Spring Preview: The Wide Receivers

GBW continues to preview each position on the Michigan offense and defense -- both for the spring and in the fall. How do the wide receivers stack up going into Spring Practice? Here is GBW's anaylsis, including comments from former Assistant Recruiting Coordinator Mark Ouimet.

In 2002, Braylon Edwards led all Michigan players with 67 receptions for 1035 yards and 10 touchdowns. He was named to the second team of the coaches All-Big Ten Team, and was an honorable mention to the media's selection. Edwards' height, speed, and athletic ability made him a nightmare to cover as just a sophomore, and he's only getting better. In 2002, he dropped too many balls. He had a tendency to jump up for catches that he didn't need to, which affected his ability to run after the catch. Spring Practice will provide Edwards with an excellent chance to work on these skills, while making other minor corrections. He will enter the spring, and the fall as Michigan's number one receiver.

Former Assistant Recruiting Coordinator Mark Ouimet: "Everyone saw the talent Edwards has last season. He can improve, he dropped some balls. But he's got the whole package: speed (notice he ran a 6.88 60 meters in the Big Ten meet), height, toughness. He's the home-run receiver, and will wear "#1" I believe."

Braylon Edwards (Getty Images/ Danny Moloshok)

An obvious question arises on who will become the second receiver to Edwards. In 2002, Edwards led the team in receptions, followed by seniors Ronald Bellamy, Bennie Joppru, and BJ Askew. Receptions from the fullback will likely decrease in 2003, and we will discuss the tight end position in an upcoming article. Despite the lack of experienced talent, there is cause for great optimism and excitement about the future receiving corp. And that excitement begins with Jason Avant, who fans hope and expect to be the next great sophomore star at wide receiver, following in the footsteps of both Braylon Edwards and David Terrell. Similar to Edwards and Terrell, Avant saw limited action as a freshman, being used primarily as a run blocker. And with his muscular build, he impressed greatly in that capacity. As the season wore on, Avant moved up the depth chart, and attracted more attention in the passing game. While finishing the season with only two catches for 21 yards, his grab against Michigan State (pictured) bordered on spectacular. During Spring Practice, Avant will work to secure a starting spot opposite Edwards. Michigan fans hope to see a lot of him in the Spring Game.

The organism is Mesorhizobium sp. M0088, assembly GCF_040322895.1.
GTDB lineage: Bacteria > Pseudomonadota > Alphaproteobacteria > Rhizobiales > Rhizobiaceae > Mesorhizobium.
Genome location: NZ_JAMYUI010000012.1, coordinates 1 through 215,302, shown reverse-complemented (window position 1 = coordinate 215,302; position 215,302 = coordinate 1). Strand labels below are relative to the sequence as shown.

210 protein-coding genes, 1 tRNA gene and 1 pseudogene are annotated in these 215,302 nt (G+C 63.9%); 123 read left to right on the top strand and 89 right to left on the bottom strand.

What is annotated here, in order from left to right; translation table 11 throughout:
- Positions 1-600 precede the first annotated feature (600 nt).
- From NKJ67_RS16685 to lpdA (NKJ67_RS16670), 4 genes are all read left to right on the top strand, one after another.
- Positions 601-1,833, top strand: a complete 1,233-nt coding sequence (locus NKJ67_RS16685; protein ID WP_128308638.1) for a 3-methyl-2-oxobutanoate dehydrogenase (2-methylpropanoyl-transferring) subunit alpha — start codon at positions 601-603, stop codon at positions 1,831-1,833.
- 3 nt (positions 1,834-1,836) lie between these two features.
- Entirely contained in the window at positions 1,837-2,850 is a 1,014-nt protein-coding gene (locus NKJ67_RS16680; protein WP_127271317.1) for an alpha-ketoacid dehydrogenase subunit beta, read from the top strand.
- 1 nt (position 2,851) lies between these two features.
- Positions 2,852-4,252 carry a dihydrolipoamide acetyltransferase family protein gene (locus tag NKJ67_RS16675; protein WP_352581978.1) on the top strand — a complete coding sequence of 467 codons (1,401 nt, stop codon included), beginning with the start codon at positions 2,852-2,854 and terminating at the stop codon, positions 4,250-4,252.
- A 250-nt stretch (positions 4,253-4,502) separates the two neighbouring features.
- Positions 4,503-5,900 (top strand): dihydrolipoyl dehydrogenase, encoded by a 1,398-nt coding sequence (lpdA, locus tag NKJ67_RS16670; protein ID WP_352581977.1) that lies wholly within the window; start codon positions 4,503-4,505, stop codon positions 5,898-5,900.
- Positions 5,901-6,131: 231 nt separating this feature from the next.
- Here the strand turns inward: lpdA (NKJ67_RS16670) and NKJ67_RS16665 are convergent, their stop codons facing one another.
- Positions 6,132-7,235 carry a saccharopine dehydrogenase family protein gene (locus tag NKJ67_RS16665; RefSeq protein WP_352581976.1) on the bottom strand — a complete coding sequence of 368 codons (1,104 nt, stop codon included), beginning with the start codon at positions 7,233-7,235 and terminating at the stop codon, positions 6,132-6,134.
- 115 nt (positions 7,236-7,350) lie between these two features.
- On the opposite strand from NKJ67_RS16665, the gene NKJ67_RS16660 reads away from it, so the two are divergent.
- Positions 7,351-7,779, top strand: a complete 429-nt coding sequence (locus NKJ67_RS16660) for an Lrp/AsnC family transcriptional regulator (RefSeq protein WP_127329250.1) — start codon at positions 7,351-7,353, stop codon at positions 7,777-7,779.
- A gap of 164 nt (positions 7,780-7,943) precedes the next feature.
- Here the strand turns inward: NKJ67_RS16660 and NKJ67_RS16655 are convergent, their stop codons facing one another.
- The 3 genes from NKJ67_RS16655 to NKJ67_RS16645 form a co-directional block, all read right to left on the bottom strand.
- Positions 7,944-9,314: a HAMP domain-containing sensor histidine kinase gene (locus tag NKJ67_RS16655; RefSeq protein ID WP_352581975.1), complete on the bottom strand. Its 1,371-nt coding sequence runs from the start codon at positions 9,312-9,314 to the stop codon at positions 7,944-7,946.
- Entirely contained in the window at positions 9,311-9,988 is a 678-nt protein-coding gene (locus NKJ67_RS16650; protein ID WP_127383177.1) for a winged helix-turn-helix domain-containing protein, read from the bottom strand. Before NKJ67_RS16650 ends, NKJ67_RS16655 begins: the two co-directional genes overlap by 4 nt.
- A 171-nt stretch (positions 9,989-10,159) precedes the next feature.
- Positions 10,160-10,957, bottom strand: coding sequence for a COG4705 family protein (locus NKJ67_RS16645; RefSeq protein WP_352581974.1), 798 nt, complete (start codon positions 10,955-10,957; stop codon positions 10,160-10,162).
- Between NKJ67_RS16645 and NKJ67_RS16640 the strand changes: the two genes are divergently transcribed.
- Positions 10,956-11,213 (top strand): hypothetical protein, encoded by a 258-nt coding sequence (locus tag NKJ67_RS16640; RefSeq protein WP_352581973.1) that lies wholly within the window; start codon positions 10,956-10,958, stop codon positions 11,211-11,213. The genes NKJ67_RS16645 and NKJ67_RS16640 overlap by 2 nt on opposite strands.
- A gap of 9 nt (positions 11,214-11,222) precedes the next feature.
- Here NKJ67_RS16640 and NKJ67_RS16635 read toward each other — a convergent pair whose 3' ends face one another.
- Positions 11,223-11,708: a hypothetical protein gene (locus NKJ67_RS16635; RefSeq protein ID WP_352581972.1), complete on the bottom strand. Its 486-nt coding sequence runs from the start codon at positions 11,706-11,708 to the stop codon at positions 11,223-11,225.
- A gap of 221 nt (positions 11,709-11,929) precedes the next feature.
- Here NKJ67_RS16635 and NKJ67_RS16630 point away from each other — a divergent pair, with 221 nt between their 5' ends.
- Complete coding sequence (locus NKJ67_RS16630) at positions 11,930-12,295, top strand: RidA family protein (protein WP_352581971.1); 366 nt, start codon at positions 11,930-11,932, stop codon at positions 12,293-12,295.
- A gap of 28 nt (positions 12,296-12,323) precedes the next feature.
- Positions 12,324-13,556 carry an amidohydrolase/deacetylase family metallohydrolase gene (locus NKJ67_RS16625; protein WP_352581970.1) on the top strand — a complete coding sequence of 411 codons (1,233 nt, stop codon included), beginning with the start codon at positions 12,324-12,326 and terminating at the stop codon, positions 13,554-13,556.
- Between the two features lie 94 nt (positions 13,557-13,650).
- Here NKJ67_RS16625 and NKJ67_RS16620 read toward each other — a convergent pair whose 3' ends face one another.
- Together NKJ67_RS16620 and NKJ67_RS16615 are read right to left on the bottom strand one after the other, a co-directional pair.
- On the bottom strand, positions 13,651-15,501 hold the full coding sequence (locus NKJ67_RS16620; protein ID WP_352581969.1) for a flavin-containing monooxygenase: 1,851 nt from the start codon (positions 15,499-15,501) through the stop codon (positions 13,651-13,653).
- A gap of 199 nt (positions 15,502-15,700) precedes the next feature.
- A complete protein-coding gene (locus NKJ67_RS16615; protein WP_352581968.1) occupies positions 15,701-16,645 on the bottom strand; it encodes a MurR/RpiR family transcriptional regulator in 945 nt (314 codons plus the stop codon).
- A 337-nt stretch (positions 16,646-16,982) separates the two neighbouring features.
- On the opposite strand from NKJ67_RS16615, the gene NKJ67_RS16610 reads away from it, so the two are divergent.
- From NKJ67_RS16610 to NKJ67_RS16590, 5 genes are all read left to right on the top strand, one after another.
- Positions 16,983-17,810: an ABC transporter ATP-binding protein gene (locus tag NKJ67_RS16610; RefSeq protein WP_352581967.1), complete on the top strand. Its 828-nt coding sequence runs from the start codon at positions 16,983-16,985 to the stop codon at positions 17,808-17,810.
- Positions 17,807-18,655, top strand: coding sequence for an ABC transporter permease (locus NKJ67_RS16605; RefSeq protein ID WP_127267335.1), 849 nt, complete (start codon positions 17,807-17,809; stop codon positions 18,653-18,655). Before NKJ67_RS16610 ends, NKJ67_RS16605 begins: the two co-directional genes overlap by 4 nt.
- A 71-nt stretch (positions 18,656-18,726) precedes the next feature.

Ouimet: "Braylon Edwards and Jason Avant are definitely one-two. As a combo they have speed, and big-time height. Jason Avant: I think he can be a 'better Bellamy' because he's a little more suited for the role of catching the tough pass over the middle. He runs good routes, and he's tough as nails."

Jason Avant (Getty Images/ Danny Moloshok)

Competing with Avant at flanker are seniors Tyrece Butler and Calvin Bell, and junior Jermaine Gonzalez. Butler may have the greatest chance of winning the starting job away from the Avant, as the team's second leading returning receiver. In 2002, he pulled in 21 catches for 199 yards, while seeing extensive action at the beginning of the year. He provided a phenomenal effort against Washington, but a series of dropped balls saw his playing time diminish greatly. Spring Practice gives Butler a chance to prove that his hands have improved. If he does that, he will see the field a lot in the fall, as a big, physical, and talented receiver. Calvin Bell will certainly see game action as well in 2003. While his production has dropped off, he has excellent hands, and has been a dependable ball carrier on reverses. Jermaine Gonzalez will also compete, having completed his first full year at wide receiver, after switching over from quarterback. This will be his first full Spring Practice at the position, and will thus give him the opportunity to improve his technique.